I lived in a Kent mining village during that time. Tilmanstone Colliery, near Dover, was threatened with closure too. Many of the miners were descendants of those who travelled on foot from Wales or the North of England specifically to work in the Kent coalfields early in the twentieth century. They were loyal, hard-working people. To their delight the Coal Board provided new houses to accommodate them, with all mod-cons. This was a luxury they were unaccustomed to, and the job promised a secure future. But by the 1970s the industry was in trouble: 34 pits were closed before Margaret Thatcher came to power. When Ian MacGregor became Chairman of the NCB in 1983, he resolved to shut all uneconomic pits. Arthur Scargill reacted with hostility, saving jobs being his priority. Those who continued working were threatened at the picket-lines. To protect them, the police were called in and so the situation escalated. Where emotions are running high, and people’s livelihoods are at risk, it’s easy for things to get out of control.

On the horizon, in the Midlands where I now live, eight wind-turbines have been built to generate electricity. Everything changes. In 1984 I looked out of my window and saw the headgear of the colliery standing tall and proud against the sun – now, in 2013, it is the blades of a windmill turning instead. One thing I know, we would be completely lost without electricity and there’s nothing like a lovely coal fire on a winter’s night.

Tilmanstone Colliery

Tilmanstone Colliery. Copyright: Theresa Le Flem.

My book, The Sea Inside His Head, explores the effect of Margaret Thatcher’s policies on a young couple – the coal-miner Bradley and his wife Helen. Perhaps I could compare the effect of the National Coal Strike as like being thrown into a war situation, when a couple’s home-life is suddenly devastated by things happening in the outside world which are beyond their control. The strike stopped their routine in its tracks; it caused my protagonist Bradley to reflect on his job, working as a coal-miner, and wonder to himself whether that really was what he wanted to do with his life. It also caused Helen to re-assess her own role and perhaps discover in herself skills she never knew she had.

Bradley, in the opening pages, witnesses his father dying from Pneumoconiosis and after this he begins to resent the pit. He is thrown into a helpless situation, wanting to work to earn extra money to start a new life somewhere else, but with the very job he had come to loathe denied him. Debts mount, but his family and friends are all supporting the fight to keep the pit open. It leaves him feeling lonely and isolated. Finally, in a moment of desperation, he tries to tell Helen about his true feelings but she is adamant they must fight on.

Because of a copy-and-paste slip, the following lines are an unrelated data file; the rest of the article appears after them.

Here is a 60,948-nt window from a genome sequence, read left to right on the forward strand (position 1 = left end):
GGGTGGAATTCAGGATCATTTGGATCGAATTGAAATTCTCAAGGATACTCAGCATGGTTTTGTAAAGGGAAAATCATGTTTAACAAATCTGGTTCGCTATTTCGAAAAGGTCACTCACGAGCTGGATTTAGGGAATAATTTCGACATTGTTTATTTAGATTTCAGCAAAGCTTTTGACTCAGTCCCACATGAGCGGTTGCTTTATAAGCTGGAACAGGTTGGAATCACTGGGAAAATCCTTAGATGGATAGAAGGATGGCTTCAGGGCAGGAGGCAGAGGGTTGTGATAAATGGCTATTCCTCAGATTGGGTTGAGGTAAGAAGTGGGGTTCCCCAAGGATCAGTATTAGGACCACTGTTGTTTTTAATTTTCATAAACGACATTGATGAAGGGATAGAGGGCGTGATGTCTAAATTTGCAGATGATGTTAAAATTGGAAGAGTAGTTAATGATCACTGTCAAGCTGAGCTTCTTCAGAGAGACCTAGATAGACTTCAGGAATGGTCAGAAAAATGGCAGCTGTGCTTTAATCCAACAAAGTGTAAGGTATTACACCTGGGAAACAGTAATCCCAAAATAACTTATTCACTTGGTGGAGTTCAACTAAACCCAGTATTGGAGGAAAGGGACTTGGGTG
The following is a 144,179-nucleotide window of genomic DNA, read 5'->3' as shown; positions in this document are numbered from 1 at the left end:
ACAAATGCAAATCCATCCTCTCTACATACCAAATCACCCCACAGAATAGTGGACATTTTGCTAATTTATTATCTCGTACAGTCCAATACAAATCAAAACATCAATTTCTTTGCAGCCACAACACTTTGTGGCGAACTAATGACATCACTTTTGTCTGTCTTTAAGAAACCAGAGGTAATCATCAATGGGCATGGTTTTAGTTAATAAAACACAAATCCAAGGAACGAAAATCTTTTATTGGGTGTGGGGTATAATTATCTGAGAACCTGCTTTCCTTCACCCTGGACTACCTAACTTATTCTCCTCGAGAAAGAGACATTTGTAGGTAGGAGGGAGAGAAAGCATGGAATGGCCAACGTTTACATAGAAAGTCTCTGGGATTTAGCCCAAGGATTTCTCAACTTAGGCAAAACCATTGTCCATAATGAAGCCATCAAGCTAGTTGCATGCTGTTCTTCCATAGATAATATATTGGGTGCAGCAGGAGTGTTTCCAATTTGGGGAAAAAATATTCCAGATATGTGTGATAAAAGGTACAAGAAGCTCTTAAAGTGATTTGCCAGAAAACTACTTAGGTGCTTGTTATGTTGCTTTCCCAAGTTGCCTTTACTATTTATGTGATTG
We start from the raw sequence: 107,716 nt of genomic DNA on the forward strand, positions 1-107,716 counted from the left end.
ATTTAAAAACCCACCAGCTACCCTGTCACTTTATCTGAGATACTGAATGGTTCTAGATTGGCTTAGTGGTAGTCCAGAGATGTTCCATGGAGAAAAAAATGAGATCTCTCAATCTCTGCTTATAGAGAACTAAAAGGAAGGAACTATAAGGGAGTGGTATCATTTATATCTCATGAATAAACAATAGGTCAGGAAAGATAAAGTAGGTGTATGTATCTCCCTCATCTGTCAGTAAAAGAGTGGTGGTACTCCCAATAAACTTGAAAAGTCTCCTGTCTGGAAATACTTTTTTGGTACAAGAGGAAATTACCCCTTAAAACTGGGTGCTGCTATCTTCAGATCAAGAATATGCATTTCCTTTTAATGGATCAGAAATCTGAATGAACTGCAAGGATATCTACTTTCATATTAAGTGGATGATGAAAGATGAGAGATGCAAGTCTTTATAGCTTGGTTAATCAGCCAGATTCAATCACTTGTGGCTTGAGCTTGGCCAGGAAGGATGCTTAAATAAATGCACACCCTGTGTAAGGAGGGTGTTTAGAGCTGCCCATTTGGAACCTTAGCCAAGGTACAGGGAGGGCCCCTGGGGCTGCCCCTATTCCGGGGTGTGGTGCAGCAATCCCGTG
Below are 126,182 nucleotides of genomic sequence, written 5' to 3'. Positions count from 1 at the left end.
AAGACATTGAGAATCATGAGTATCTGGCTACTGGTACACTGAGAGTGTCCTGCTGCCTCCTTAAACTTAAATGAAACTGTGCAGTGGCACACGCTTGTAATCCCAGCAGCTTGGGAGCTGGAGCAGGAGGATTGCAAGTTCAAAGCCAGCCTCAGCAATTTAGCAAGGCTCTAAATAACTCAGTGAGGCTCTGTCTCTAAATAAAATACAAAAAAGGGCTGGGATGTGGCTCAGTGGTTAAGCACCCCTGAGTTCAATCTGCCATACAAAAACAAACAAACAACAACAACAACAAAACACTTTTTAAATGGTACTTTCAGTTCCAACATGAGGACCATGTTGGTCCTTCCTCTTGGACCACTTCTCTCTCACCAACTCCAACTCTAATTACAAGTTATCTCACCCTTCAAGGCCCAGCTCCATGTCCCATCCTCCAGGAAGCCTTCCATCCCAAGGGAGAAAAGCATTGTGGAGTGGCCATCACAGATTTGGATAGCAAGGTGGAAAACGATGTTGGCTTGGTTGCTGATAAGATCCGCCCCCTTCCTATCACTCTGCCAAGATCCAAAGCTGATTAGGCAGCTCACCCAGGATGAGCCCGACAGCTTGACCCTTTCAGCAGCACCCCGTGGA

Neither Bradley nor Helen know what is in store for them as the months pass and there is no sign of an agreement. Helen, busy running the soup-kitchen, also becomes heavily involved with organizing the fight to keep the pits open while Bradley retreats to his allotment, keeping his thoughts to himself. Helen is gaining confidence and when an NUM meeting is called in the village she urges Bradley to attend:

‘You’ve got to tell them we’re not open to compromise,’ she said importantly. ‘Tell them we’re managing. We’ve got plenty of money in the kitty and support from all over the country. We’ll get by, so long as we stick together, for as long as it takes. Let that Maggie Thatcher know she’s got a real fight on her hands! I’d like to stand up and say we’re behind them a hundred per cent – the strike’s not just about money, it’s the principle of it!  We want prospects! Job security! Oh Brad!’ she cried, reaching out and grasping his upper arms with firm hands, her eyes shining. ‘We want jobs for life, don’t we? It’ll be worth it in the end.’

Bradley doesn’t have the heart to dampen her enthusiasm but when Helen proudly talks of their baby son’s future, and how he could follow in his father’s footsteps, Bradley replies bitterly:

‘Future? Look where it got my old dad, in his grave without a breath of life in him before he was forty-five! Is that your so-called future? Is that what you want for me, and for our Sam?’

What happens to Bradley and Helen?  You will have to read my book to find out!

– Theresa Le Flem, author of The Sea Inside His Head

Theresa Le Flem Heads to Canterbury for a Book Signing and Talk to Discuss ‘The Sea Inside His Head’

The Sea Inside His HeadA daughter of the artist Cyril Hamersma, Theresa was raised in London and married at nineteen. After having three children in quick succession she trained as a hairdresser, took up pottery but ended up working in a factory to pay the bills. After her eventual divorce she married again in 2006. Finally, having the support of friends and family, and with her children settled in New York and Kent, Theresa is able to follow her passion for writing and express her strong views about social injustice. She is an avid listener of Radio 4 and a keen gardener, growing all of her own vegetables. The Sea Inside His Head is her first novel.